90% of your employees will ********* over in a heartbeat if you ever give them a chance. Loyalty has never meant a thing ever. Hogwash to ever think there was loyalty either way.

I got rid of my business because I was getting older and didn't want to deal with it in my 60's. Went to work for someone else taking a 30% pay cut but I wouldn't want to do what I once did if you doubled my pay.

If you work for someone he deserves every sent you think he is getting. Might be double or triple what you make but he deserves it.
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Old 06-26-2009, 06:15 PM
 
Location: Houston, Texas
10,435 posts, read 47,313,746 times
Reputation: 10528
Traderx is right on on all counts. Let me add a few other things.

In this world there are leaders and there are followers. The vast majority are followers. Followers are also those who like and trust their govt and the local pigs who would like us to believe they are protecting us. It takes a strong leader to start and run successfully any business. No one wants to deal with a wimp.

I knew from my first job out of high school that I was better and smarter then the clowns who ran that company. Within a year which I guess made me about 19, I went out on my own and never looked back. It's been over 30 years now and I never looked back.

If you want to know if you are cut out to run a business, do you go into stores and know you can run it better then them? Do you try and figure out how you can turn that 10 cent company into a power house? Are you good with people? I know guys who are true craftsmen but they have zero people skills. Like Traderx said, you do have a boss and that boss, the customer is far far far worse then any manager type boss. You can tell your employer boss that his wife looks like a skank but your customer boss you have to swallow all kinds of abuse. You can rewrite your contracts over and over and over to cover all the new things you learn a human can toss at you and still another new customer tops them all.

Many people, followers get some sort of comfort with that guareneed pay check every week for the same amount of money. They get through their boring day by thinking about how many hours they worked so far and they multiply that by their scab hourly wage to come to an amount they earned so far. Leaders enjoy the challenge of making $4000 one week, $100 the next, zero the next and $5000 the next.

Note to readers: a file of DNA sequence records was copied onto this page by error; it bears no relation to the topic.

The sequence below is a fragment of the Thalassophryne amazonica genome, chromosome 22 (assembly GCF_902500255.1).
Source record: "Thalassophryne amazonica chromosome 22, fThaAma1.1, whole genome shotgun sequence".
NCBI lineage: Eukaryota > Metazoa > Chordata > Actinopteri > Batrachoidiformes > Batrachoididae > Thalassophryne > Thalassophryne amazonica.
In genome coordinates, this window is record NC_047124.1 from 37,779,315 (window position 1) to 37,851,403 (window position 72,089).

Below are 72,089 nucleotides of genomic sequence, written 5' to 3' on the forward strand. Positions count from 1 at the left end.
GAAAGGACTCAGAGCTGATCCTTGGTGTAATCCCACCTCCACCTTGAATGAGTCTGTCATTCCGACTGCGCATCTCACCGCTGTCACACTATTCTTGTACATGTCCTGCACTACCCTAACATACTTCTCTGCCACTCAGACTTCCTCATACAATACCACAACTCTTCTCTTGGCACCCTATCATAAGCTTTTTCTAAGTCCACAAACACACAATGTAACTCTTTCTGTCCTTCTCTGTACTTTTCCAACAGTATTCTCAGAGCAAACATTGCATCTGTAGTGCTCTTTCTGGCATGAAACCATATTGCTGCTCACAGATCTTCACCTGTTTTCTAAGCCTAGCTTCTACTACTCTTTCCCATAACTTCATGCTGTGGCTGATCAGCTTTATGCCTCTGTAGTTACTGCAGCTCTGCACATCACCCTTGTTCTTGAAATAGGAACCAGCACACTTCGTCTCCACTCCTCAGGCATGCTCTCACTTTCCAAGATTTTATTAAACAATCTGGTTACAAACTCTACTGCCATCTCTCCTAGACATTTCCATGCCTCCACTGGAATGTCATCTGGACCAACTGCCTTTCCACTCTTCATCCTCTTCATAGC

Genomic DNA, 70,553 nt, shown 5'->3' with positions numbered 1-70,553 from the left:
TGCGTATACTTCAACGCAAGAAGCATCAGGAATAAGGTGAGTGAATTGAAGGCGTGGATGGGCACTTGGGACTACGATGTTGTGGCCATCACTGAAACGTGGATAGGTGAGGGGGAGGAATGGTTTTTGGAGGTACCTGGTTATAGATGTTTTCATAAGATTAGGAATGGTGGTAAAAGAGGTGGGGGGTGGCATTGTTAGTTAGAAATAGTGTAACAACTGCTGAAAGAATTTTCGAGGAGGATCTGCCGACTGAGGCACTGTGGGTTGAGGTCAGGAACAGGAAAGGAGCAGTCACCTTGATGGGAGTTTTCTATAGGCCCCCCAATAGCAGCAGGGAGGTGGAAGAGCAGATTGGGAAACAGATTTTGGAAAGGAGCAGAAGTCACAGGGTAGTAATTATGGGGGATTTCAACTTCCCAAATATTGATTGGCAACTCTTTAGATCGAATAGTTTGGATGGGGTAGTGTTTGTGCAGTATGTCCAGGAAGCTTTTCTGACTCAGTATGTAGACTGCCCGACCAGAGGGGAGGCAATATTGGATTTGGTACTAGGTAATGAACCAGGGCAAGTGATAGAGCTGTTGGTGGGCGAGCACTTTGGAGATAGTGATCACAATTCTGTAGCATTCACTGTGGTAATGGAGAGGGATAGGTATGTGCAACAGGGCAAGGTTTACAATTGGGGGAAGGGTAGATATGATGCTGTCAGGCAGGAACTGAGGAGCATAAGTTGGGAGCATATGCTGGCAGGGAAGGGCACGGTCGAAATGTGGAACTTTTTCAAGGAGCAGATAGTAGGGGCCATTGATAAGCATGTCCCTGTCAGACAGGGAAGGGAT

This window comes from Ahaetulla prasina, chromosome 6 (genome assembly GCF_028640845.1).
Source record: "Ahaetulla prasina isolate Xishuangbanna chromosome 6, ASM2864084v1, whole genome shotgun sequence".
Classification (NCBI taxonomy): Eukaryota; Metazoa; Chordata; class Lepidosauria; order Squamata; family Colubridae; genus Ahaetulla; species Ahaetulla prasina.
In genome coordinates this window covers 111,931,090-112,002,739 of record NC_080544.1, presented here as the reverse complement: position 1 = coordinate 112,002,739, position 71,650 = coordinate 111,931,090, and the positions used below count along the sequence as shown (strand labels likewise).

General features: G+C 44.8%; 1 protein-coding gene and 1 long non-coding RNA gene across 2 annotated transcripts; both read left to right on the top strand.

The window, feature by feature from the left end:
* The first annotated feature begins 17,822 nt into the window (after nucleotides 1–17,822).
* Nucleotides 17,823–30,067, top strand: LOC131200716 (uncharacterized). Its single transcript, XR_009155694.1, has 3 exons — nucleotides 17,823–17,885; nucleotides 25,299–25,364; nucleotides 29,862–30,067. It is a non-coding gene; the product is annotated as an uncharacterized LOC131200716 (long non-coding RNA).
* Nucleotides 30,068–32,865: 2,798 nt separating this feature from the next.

I will never work for some slob at the expense of my own time and pride. I feel it is better to live on my feet then to die on my knees.

And by the way, I can't wait to get to work every day and I been saying that for 30 years.

Last edited by desertsun41; 06-26-2009 at 06:17 PM.. Reason: add
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Old 06-26-2009, 07:23 PM
 
Location: Western Washington
12,136 posts, read 10,883,885 times
Reputation: 20136
I will add to the compliments for traderx.

I owned my own business for a little over 5 years. Profitable every year, but I certainly did not get rich.

Before you start your own business, think about some of the things that might be necessary.

If you need to rent real estate for a storefront, office or warehouse, are you comfortable signing a personal guarantee covering a 3-5 year triple net lease? If you don't know what it means to sign a personal guarantee, or triple net, start doing some homework.

Remember that any expenses you have MUST be paid before you pay yourself, otherwise your business is going to fold. This means you not only have to pay all of your employees wages, but tax withholding, professional services (legal and accounting), utilities, advertising, IT, supplies and vendors. Stop paying them promptly and you will be in legal trouble, cut off, or both.

Need a line of credit from the bank? Be prepared to guarantee all of your assets (house, 401k, car) as collateral.

Have you thought about what you are going to do with your assets that cannot be sold? Merchandise that is ruined, food that spoils, expenses you put into bids that are not awarded contracts?

This stuff is all very expense, and you need to know how you are going to pay for it, before knowing if you will actually get any customers/clients and have any money coming in.

As for a boss, the pressure of working for yourself is much higher than that of working for somebody else. If you don't feel it, you will most likely not be successful in business. I put in 50 hour weeks at a slow time of year, and regularly put in 80 hour weeks during a busy time.

Are you able to make decisions quickly, including really tough ones? Are you willing to lay off workers if a tough competitor opens up? How about spending $20K on a new vehicle to expand your business, knowing that it will be 2-3 years before it really pays back?

Business is risky, and costs a lot to start. If you have the capital to start one, you need to be aware that you might lose every, single penny.